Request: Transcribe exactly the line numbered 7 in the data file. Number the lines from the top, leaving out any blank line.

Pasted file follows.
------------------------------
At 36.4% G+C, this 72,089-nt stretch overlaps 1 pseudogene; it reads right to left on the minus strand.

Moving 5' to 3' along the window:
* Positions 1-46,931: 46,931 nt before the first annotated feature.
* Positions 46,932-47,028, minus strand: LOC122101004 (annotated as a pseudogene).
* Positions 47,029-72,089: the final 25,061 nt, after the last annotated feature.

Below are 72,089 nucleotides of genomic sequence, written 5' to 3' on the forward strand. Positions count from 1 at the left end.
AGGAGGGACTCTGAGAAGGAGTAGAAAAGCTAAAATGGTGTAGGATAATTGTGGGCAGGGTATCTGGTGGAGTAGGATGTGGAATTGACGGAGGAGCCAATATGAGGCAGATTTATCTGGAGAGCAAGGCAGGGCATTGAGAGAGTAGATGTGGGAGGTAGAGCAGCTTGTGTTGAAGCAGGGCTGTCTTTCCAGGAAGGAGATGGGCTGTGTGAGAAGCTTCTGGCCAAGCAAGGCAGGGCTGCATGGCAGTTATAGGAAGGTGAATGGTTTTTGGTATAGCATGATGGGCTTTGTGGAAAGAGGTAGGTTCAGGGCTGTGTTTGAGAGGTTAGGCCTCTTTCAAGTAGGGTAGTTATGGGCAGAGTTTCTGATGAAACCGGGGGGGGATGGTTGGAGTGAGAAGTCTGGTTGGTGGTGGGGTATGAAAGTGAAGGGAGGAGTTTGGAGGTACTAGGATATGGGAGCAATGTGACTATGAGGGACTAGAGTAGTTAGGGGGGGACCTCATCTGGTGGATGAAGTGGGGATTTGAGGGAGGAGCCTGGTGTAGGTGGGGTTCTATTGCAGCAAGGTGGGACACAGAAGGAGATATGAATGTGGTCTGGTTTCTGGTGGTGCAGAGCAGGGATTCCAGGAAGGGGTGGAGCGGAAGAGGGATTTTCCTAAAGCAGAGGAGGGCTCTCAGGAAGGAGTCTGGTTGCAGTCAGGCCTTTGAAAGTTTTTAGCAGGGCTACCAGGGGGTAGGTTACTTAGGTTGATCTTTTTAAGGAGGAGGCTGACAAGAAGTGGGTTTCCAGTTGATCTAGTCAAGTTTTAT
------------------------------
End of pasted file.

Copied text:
AGGAGGGACTCTGAGAAGGAGTAGAAAAGCTAAAATGGTGTAGGATAATTGTGGGCAGGGTATCTGGTGGAGTAGGATGTGGAATTGACGGAGGAGCCAATATGAGGCAGATTTATCTGGAGAGCAAGGCAGGGCATTGAGAGAGTAGATGTGGGAGGTAGAGCAGCTTGTGTTGAAGCAGGGCTGTCTTTCCAGGAAGGAGATGGGCTGTGTGAGAAGCTTCTGGCCAAGCAAGGCAGGGCTGCATGGCAGTTATAGGAAGGTGAATGGTTTTTGGTATAGCATGATGGGCTTTGTGGAAAGAGGTAGGTTCAGGGCTGTGTTTGAGAGGTTAGGCCTCTTTCAAGTAGGGTAGTTATGGGCAGAGTTTCTGATGAAACCGGGGGGGGATGGTTGGAGTGAGAAGTCTGGTTGGTGGTGGGGTATGAAAGTGAAGGGAGGAGTTTGGAGGTACTAGGATATGGGAGCAATGTGACTATGAGGGACTAGAGTAGTTAGGGGGGGACCTCATCTGGTGGATGAAGTGGGGATTTGAGGGAGGAGCCTGGTGTAGGTGGGGTTCTATTGCAGCAAGGTGGGACACAGAAGGAGATATGAATGTGGTCTGGTTTCTGGTGGTGCAGAGCAGGGATTCCAGGAAGGGGTGGAGCGGAAGAGGGATTTTCCTAAAGCAGAGGAGGGCTCTCAGGAAGGAGTCTGGTTGCAGTCAGGCCTTTGAAAGTTTTTAGCAGGGCTACCAGGGGGTAGGTTACTTAGGTTGATCTTTTTAAGGAGGAGGCTGACAAGAAGTGGGTTTCCAGTTGATCTAGTCAAGTTTTAT